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5 June 2020
Music has been important to me for as long as I’ve been interested in science. I never really had any music training. In high school, I constantly blared CDs in the background while working on homework (so much 90s alternative and punk rock). Often taking breaks just to focus and listen intently to the music (and procrastinate) but I started to dream of playing music.
3 June 2020
Art is a thing I was really into when I was younger; I was totally that kid who took art classes outside of school, drew on napkins (and myself), and doodled in the margins of all my notebooks. But then I went to college, got sucked into the wonderful world of science, and let drawing fall off my list of usual activities.
1 June 2020
As scientists we are all beginning to understand the importance of communicating our work to a wider audience than just our peers. Engaging the public helps us to dispel myths, create interest, educate and hopefully inspire the next generation of scientists. It’s also really good fun and adds a little variety to your work. So now I could be sitting at my desk one day and the next stood in front of large crowd brandishing water pistols and waving Lego figures at them.
29 May 2020
Ever since Nick Shackleton first showed his clarinette skills on one of the first ICP conferences (most likely on the ICP3 in Cambridge) it has become a habit to have a Paleomusicology concert the night before the conference ends. It used to be quite classical but it has become more casual during the last years.
22 May 2020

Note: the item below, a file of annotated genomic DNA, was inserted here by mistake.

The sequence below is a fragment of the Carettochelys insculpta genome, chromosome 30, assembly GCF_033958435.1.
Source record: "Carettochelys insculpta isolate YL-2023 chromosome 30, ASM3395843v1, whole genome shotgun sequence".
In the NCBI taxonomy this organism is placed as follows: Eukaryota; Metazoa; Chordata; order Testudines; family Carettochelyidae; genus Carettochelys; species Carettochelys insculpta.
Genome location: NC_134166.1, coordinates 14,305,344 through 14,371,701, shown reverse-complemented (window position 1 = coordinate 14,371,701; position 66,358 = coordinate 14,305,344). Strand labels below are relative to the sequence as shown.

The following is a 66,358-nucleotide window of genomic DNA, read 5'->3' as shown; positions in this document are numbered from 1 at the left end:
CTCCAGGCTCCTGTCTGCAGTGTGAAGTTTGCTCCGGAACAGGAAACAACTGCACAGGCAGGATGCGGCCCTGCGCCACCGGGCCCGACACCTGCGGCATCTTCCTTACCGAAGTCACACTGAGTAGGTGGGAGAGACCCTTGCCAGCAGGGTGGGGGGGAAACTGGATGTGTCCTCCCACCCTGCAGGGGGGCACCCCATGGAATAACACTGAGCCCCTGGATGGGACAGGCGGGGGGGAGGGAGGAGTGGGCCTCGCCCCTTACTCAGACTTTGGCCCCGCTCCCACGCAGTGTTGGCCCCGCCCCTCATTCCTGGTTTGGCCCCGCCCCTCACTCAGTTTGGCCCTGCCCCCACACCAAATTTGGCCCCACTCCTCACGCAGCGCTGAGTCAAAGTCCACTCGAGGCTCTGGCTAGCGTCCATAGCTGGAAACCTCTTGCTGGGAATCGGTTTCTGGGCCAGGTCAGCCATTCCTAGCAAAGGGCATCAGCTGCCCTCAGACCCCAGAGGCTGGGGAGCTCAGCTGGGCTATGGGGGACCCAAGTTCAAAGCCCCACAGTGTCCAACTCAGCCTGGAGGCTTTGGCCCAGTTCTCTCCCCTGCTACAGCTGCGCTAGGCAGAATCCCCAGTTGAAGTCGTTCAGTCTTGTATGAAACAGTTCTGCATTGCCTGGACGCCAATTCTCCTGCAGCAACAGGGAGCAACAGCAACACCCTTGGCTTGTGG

#AGURocks is a series of posts by musicians who create science-inspired music and explain their process and inspiration while also showcasing their pieces. Learn more about contributing. The views and lyrics expressed in this post and song do not reflect those of Sharing Science and AGU. This week, Rob Storrar. Back in March I woke up with, for no discernible reason, the opening lines to Queen’s epic Bohemian Rhapsody in my head, …
13 May 2020
I am fascinated by the overlaps between art and science, which feel particularly salient within geoscience. This project, “dialogue: the earth talking,” grew out of my deep fascination with the intersections of art and geology, and the marks that humans generally, and I specifically, make on land.
4 May 2020
…today we’re introducing the #AGURocks and #DrawnToGeoScience campaigns. We want to hear your songs and see your drawings. And we want to learn about the inspiration and processes behind them. We’re hoping to not only showcase your works but also provide some inspiration for aspiring artists and musicians out there.
13 April 2020
In 2018, AGU launched Voices for Science, a program that centers around training scientists to address the critical need for communicating the value and impact of Earth and space science to key decision makers, journalists, and public audiences. The program recruits scientists to participate in one of two tracks: policy or communications.
30 March 2020
Are you struggling, as a geoscientist, with what you can do to be useful during the Corona Crisis? Here is something that might help: If you are a geoscientist, you are also a scientist and probably a science communicator, and you can use both of those facts to help those around you find, understand, and share the latest information about the virus. Probably the best thing we can do as geoscientists is leverage our skills and training to share and amplify the important messages from the public health community.
2 March 2020
As a recap; home for Christmas holidays, having a nice conversation with my in-laws. My father-in-law’s wife voices skepticism about climate change. Part 1 of this blog talked about what I could learn from that skepticism, and how listening might guide future climate research. Part 2, this part, is about how I could’ve shared some of the things I’ve learned about climate science.